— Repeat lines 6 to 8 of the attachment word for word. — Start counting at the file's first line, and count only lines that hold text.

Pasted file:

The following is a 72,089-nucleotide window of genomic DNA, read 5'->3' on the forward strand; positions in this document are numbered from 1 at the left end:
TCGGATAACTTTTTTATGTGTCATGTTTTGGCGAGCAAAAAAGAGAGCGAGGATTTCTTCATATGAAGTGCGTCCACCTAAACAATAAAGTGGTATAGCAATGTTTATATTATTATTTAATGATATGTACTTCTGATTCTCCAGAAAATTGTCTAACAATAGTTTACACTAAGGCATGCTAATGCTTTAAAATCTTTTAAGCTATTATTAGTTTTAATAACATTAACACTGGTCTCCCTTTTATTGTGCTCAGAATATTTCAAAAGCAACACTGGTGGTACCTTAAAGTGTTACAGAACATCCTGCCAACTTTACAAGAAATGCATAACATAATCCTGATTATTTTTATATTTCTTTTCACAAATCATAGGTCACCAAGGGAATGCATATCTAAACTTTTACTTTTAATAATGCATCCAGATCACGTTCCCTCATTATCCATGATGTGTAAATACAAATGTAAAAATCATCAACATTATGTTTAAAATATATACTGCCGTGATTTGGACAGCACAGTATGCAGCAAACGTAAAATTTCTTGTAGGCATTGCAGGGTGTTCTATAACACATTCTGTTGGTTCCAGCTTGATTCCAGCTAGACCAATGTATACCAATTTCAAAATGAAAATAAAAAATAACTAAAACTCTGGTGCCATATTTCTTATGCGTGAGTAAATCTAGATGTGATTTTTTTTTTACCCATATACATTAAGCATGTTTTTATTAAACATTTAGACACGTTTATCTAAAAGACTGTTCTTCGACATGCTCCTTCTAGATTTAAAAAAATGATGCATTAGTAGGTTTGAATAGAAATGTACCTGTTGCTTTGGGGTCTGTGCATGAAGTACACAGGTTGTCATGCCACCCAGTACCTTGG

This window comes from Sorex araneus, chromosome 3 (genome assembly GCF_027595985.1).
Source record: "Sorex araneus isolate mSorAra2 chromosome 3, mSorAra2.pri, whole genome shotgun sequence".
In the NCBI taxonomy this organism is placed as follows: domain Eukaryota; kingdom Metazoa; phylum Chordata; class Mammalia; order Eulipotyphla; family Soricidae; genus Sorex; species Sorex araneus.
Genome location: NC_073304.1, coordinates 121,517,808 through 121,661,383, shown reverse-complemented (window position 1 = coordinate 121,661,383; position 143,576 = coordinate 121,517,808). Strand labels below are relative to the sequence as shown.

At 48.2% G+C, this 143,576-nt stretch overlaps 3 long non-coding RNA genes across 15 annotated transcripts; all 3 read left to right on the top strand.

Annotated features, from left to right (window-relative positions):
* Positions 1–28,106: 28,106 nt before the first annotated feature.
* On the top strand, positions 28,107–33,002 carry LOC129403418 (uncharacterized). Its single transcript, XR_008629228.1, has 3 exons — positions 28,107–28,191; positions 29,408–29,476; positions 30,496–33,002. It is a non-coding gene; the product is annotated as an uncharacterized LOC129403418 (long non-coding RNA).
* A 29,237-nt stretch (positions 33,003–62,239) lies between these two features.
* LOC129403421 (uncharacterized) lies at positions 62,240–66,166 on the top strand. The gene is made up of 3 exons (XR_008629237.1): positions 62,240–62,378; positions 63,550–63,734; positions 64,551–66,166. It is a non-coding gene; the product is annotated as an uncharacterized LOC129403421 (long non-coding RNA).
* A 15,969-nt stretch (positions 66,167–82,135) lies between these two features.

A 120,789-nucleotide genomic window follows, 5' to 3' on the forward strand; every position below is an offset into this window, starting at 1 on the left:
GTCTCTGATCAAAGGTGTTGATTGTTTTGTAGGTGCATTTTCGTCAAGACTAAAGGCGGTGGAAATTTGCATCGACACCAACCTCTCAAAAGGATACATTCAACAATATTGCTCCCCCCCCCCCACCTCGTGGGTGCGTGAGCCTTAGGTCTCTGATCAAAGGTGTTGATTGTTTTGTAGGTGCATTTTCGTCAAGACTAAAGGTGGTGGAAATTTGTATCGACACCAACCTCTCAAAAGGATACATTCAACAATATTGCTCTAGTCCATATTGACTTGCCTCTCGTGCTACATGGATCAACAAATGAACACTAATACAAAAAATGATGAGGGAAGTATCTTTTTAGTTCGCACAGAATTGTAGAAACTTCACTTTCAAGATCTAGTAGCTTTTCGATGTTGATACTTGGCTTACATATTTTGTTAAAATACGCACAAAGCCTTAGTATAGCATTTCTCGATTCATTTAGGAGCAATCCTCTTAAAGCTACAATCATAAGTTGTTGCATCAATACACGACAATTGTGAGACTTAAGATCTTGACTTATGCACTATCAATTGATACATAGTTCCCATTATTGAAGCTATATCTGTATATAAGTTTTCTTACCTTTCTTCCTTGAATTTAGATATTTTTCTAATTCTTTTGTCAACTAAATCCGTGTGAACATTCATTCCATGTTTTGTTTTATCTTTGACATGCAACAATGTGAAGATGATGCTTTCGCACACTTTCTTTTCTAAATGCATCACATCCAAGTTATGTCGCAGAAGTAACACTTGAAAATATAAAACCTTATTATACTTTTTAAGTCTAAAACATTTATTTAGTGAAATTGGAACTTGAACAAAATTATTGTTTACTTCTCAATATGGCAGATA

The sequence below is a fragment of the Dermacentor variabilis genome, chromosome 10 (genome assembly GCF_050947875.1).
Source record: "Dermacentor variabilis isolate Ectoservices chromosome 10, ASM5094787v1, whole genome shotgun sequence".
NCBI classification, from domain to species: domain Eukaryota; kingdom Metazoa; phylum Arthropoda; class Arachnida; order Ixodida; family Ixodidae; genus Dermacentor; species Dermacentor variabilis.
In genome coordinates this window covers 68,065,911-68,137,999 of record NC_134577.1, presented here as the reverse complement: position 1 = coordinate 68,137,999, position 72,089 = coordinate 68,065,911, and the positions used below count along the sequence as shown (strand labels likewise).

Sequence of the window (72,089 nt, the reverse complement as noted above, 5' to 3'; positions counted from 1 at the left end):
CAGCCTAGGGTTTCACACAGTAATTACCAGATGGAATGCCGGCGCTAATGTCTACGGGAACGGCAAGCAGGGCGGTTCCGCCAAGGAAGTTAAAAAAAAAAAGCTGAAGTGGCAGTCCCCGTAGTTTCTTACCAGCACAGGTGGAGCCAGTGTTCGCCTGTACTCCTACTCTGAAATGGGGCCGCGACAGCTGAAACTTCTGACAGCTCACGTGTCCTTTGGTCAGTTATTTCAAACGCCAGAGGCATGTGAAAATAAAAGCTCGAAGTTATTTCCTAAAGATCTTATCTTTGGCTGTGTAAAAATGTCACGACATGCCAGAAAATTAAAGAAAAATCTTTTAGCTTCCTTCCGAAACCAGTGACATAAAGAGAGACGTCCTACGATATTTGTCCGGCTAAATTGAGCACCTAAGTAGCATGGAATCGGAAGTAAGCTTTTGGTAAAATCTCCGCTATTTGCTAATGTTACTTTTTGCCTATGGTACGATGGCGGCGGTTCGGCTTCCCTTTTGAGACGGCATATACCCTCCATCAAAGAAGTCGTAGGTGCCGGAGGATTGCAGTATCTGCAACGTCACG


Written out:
Genome location: NC_073304.1, coordinates 121,517,808 through 121,661,383, shown reverse-complemented (window position 1 = coordinate 121,661,383; position 143,576 = coordinate 121,517,808). Strand labels below are relative to the sequence as shown.

At 48.2% G+C, this 143,576-nt stretch overlaps 3 long non-coding RNA genes across 15 annotated transcripts; all 3 read left to right on the top strand.

Annotated features, from left to right (window-relative positions):